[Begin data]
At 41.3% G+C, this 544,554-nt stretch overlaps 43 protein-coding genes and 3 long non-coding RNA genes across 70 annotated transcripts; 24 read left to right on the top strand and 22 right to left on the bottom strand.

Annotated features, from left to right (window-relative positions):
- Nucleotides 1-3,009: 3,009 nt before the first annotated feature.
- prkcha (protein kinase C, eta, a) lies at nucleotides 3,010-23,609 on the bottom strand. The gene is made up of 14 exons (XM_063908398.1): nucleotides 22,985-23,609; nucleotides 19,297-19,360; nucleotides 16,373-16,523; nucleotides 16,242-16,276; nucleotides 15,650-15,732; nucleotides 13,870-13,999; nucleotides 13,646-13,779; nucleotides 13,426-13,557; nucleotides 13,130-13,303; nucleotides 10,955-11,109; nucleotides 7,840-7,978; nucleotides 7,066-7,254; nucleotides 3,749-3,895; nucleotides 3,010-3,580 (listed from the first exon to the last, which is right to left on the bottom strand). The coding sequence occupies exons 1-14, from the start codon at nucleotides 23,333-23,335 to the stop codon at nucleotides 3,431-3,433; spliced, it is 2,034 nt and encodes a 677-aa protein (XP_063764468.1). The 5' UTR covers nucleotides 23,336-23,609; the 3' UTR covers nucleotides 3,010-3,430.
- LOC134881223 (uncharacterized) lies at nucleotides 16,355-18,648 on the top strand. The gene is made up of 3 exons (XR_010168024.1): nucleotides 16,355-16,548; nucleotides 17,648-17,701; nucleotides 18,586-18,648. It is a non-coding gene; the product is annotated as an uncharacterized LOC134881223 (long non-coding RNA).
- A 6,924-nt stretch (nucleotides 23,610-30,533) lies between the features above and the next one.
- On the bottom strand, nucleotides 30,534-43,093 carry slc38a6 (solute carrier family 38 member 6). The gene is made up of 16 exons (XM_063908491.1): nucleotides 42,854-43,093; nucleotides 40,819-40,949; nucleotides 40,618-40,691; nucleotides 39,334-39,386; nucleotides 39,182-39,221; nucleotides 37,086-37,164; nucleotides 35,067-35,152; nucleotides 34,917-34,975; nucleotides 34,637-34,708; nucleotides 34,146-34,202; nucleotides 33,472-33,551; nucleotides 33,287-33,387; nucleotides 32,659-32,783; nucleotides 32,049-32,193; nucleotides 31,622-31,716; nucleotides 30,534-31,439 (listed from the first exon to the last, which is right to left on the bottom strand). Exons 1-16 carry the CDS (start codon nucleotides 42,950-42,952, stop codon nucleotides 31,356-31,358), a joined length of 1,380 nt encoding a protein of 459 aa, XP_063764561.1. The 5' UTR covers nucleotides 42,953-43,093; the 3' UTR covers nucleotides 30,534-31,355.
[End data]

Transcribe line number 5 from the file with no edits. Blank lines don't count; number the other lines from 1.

- LOC134881223 (uncharacterized) lies at nucleotides 16,355-18,648 on the top strand. The gene is made up of 3 exons (XR_010168024.1): nucleotides 16,355-16,548; nucleotides 17,648-17,701; nucleotides 18,586-18,648. It is a non-coding gene; the product is annotated as an uncharacterized LOC134881223 (long non-coding RNA).